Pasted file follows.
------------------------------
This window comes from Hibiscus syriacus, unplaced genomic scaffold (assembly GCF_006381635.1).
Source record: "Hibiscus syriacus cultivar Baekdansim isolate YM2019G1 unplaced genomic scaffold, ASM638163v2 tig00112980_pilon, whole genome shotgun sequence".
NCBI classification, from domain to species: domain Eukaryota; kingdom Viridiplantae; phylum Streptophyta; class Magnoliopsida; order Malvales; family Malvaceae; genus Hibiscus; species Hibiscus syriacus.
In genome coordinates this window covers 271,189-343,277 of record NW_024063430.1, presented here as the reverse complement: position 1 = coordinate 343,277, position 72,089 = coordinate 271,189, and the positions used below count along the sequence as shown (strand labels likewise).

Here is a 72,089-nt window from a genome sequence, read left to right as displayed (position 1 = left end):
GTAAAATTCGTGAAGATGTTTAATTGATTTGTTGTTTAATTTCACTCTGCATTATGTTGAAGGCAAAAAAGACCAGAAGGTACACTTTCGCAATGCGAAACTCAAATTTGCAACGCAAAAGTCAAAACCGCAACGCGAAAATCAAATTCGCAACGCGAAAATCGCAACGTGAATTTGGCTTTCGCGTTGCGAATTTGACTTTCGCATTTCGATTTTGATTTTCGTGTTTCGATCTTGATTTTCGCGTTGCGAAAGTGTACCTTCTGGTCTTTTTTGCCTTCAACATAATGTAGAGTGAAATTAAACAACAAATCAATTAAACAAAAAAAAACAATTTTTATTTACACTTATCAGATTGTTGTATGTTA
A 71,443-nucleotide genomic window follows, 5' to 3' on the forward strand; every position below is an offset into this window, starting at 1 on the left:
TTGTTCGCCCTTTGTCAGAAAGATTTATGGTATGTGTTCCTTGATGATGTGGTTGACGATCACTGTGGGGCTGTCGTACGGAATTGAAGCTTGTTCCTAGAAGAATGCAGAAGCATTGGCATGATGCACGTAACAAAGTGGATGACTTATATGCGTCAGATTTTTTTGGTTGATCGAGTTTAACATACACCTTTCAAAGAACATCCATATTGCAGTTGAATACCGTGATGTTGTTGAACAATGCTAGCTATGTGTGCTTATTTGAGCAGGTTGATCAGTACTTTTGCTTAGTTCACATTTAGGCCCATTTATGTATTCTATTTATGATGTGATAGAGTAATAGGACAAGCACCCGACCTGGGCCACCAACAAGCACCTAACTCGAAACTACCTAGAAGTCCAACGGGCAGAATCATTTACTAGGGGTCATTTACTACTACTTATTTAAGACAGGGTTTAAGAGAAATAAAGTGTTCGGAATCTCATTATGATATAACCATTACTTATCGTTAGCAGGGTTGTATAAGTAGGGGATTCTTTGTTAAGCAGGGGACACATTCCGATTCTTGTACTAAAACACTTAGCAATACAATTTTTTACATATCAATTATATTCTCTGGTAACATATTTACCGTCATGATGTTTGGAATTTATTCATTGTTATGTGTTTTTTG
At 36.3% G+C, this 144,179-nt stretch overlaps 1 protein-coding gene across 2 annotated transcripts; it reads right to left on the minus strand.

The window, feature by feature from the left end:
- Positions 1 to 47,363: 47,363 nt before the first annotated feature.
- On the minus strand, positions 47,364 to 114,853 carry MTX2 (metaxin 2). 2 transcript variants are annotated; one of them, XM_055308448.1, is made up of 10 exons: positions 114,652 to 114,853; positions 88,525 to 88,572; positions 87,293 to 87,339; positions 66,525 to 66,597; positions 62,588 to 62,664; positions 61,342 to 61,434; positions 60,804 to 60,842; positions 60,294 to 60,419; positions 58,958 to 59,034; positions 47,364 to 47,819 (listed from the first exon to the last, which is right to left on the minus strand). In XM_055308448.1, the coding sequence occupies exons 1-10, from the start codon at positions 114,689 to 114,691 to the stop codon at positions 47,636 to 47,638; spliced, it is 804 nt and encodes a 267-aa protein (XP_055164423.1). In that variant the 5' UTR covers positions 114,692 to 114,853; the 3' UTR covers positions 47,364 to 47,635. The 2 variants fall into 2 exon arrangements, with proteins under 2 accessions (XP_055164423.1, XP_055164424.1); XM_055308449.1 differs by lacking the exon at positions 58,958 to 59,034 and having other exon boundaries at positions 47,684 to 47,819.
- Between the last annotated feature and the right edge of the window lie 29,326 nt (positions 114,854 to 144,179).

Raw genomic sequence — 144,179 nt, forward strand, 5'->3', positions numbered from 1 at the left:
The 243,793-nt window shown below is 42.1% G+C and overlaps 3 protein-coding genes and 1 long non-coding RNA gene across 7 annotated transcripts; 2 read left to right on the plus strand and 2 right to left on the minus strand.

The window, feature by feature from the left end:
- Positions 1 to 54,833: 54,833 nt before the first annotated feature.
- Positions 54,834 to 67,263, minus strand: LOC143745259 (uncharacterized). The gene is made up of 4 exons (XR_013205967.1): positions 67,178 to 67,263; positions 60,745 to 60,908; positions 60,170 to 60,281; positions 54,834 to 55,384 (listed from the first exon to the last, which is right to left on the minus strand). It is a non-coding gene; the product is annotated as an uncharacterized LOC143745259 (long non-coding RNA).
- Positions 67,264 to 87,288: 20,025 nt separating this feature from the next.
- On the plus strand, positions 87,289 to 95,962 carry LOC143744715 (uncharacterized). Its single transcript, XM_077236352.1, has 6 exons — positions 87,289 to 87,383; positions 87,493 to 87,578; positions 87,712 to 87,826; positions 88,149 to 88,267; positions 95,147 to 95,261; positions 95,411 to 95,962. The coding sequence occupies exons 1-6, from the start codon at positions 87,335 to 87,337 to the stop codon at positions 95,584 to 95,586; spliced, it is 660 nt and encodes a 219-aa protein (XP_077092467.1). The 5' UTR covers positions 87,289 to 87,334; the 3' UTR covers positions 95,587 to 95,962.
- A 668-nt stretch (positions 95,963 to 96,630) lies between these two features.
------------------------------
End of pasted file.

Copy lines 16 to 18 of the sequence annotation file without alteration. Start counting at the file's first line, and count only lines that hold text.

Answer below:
The window, feature by feature from the left end:
- Positions 1 to 54,833: 54,833 nt before the first annotated feature.
- Positions 54,834 to 67,263, minus strand: LOC143745259 (uncharacterized). The gene is made up of 4 exons (XR_013205967.1): positions 67,178 to 67,263; positions 60,745 to 60,908; positions 60,170 to 60,281; positions 54,834 to 55,384 (listed from the first exon to the last, which is right to left on the minus strand). It is a non-coding gene; the product is annotated as an uncharacterized LOC143745259 (long non-coding RNA).